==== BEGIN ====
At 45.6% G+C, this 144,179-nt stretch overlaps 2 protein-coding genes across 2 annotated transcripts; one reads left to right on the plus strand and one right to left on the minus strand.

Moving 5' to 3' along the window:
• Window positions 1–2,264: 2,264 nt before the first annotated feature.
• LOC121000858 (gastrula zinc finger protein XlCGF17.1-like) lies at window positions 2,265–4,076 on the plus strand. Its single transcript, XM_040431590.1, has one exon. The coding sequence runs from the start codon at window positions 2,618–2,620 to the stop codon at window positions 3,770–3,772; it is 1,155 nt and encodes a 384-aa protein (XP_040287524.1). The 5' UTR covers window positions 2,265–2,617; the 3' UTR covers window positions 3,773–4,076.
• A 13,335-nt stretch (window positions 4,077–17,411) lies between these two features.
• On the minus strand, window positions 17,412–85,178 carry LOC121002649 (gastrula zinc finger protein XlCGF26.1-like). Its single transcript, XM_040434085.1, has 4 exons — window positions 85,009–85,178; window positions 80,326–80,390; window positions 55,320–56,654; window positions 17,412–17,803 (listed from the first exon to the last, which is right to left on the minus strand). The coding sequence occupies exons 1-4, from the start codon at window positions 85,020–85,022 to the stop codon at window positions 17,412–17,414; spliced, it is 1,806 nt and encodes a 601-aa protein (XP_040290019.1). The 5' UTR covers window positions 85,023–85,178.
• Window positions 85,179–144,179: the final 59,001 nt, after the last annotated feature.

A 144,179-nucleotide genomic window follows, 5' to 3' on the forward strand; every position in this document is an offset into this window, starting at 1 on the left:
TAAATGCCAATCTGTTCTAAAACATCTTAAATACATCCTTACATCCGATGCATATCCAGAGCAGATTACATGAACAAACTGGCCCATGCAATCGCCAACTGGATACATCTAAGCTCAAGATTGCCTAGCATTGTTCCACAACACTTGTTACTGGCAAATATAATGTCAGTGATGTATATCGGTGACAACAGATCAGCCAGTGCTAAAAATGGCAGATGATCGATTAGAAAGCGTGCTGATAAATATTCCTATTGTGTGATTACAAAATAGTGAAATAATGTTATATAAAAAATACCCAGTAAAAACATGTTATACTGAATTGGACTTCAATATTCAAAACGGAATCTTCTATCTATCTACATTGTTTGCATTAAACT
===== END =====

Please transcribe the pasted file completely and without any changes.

At 45.6% G+C, this 144,179-nt stretch overlaps 2 protein-coding genes across 2 annotated transcripts; one reads left to right on the plus strand and one right to left on the minus strand.

Moving 5' to 3' along the window:
• Window positions 1–2,264: 2,264 nt before the first annotated feature.
• LOC121000858 (gastrula zinc finger protein XlCGF17.1-like) lies at window positions 2,265–4,076 on the plus strand. Its single transcript, XM_040431590.1, has one exon. The coding sequence runs from the start codon at window positions 2,618–2,620 to the stop codon at window positions 3,770–3,772; it is 1,155 nt and encodes a 384-aa protein (XP_040287524.1). The 5' UTR covers window positions 2,265–2,617; the 3' UTR covers window positions 3,773–4,076.
• A 13,335-nt stretch (window positions 4,077–17,411) lies between these two features.
• On the minus strand, window positions 17,412–85,178 carry LOC121002649 (gastrula zinc finger protein XlCGF26.1-like). Its single transcript, XM_040434085.1, has 4 exons — window positions 85,009–85,178; window positions 80,326–80,390; window positions 55,320–56,654; window positions 17,412–17,803 (listed from the first exon to the last, which is right to left on the minus strand). The coding sequence occupies exons 1-4, from the start codon at window positions 85,020–85,022 to the stop codon at window positions 17,412–17,414; spliced, it is 1,806 nt and encodes a 601-aa protein (XP_040290019.1). The 5' UTR covers window positions 85,023–85,178.
• Window positions 85,179–144,179: the final 59,001 nt, after the last annotated feature.

A 144,179-nucleotide genomic window follows, 5' to 3' on the forward strand; every position in this document is an offset into this window, starting at 1 on the left:
TAAATGCCAATCTGTTCTAAAACATCTTAAATACATCCTTACATCCGATGCATATCCAGAGCAGATTACATGAACAAACTGGCCCATGCAATCGCCAACTGGATACATCTAAGCTCAAGATTGCCTAGCATTGTTCCACAACACTTGTTACTGGCAAATATAATGTCAGTGATGTATATCGGTGACAACAGATCAGCCAGTGCTAAAAATGGCAGATGATCGATTAGAAAGCGTGCTGATAAATATTCCTATTGTGTGATTACAAAATAGTGAAATAATGTTATATAAAAAATACCCAGTAAAAACATGTTATACTGAATTGGACTTCAATATTCAAAACGGAATCTTCTATCTATCTACATTGTTTGCATTAAACT